I hope she does a 180 on abortion.
I share her sense of Quebec identity. Growing up as an Anglo in Quebec City, I often felt excluded. It wasn't an exclusion of participation.People were not mean to me and I was allowed to do what I liked. But let's just say that Quebeckers talk to each other like people of different persuasions aren't in the room. So Anglos aren't in the room. Federalists aren't in the room. Believers aren't in the room. All kinds of people aren't in the room, except that they are. It's rampant in the mass media.
(And I happen to be an Anglo, a federalist and a believer).
So I believe that there should be no ideological litmus test for being a Quebecker (or Canadian for that matter).
I appreciate and like Quebec's French culture, the culture we typically call "québécois". I don't want the disappearance of those ties that keep us tightly knit.
That being said, for its own good, Quebec cannot be a society closed in on itself. Quebeckers often have a knee-jerk reaction to what is perceived as "foreign". So when talking heads want to cast aspersions on something, they mention that it's from English Canada, or another country, or another religion. The message is that its proponents don't really get us. And God forbid your French is not proper Quebec French when you say it...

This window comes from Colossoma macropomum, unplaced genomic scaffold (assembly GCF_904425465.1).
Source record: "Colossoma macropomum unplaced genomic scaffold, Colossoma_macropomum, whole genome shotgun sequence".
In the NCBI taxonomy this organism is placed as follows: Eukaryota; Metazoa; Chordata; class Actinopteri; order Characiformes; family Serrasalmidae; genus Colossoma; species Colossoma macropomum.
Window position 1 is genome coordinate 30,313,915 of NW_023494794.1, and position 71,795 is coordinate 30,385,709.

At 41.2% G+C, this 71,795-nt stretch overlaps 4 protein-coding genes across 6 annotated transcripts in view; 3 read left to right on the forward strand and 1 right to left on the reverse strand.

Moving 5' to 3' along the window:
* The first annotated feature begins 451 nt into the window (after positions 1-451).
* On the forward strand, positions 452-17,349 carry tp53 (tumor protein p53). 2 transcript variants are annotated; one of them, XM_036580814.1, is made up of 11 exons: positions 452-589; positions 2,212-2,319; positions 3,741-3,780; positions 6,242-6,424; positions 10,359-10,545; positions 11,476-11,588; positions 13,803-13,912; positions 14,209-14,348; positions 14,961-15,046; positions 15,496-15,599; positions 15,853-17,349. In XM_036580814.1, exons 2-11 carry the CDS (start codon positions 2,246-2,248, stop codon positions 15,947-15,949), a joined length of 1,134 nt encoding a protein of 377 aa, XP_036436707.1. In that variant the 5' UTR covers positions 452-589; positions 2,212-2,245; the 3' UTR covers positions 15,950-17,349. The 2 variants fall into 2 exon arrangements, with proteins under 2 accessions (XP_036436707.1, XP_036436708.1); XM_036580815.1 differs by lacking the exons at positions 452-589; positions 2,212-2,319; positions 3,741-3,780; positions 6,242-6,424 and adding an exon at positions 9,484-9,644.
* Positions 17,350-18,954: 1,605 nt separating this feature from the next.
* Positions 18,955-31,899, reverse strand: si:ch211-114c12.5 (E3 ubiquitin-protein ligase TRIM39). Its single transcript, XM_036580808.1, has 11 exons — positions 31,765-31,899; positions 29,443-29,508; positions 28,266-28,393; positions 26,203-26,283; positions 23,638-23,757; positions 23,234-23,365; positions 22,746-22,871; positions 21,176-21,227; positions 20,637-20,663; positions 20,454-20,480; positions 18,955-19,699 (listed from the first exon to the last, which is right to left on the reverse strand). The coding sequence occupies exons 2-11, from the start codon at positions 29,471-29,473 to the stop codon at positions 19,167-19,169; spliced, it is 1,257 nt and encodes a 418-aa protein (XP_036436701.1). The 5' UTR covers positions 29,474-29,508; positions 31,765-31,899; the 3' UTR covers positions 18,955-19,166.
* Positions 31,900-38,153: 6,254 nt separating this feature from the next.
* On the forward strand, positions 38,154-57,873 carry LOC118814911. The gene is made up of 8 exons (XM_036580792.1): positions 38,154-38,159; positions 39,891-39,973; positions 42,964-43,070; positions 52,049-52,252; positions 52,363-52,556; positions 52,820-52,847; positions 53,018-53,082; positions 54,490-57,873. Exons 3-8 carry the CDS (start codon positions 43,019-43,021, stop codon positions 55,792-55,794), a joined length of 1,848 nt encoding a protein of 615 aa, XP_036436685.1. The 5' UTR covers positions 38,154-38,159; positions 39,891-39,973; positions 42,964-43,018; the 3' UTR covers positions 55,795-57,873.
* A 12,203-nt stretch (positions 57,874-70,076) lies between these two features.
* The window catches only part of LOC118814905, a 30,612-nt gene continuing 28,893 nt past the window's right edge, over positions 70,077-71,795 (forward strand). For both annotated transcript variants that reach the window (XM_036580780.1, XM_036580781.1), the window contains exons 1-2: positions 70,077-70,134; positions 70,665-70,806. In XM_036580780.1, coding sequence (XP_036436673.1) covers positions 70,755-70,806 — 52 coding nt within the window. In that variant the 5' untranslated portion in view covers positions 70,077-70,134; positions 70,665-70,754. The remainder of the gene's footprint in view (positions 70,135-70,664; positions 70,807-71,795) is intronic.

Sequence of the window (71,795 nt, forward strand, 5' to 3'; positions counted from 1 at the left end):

That closed-in mentality stops people from properly evaluating things for their own merits.
Today the outsider group is religious people. They're spoken of as if they are not in the room. It would help if believers had their own media, which they don't, but that's another blogpost. Because believers are not in the room, their opinions on religious apparel don't matter.
That's exactly how modern Quebec operates.
Maria Mourani thinks their opinion should matter.
But today's Quebec is not about examining opinions.
One person who really understood Quebec on this point was Pierre Trudeau. I don't often say a lot of positive things about the man, but he really "got" that Quebec is a tribal society that operates in a sheepish fashion. Opinions there are not changed by dispassionate examination of the facts. Not even close. I realize that other parts of the world aren't completely cerebral either when it comes to adopting different public policies. But the sheep mentality is especially pronounced in Quebec. People change their opinions according to what they think everyone else thinks. So if they think everyone else thinks that religion is bad, they're going to think that, and they're going to talk like believers are not in the room.
Pierre Trudeau got this, and I believe this is one reason why his motto was "reason over passion".
That motto never really "sold" well in Quebec, just like much of his attitude.
Maria Mourani is having a bit of a Pierre Trudeau moment. She is understanding Quebec tribalism.
I hope that someday more Quebeckers stand up and say enough is enough with the sheepherd mentality.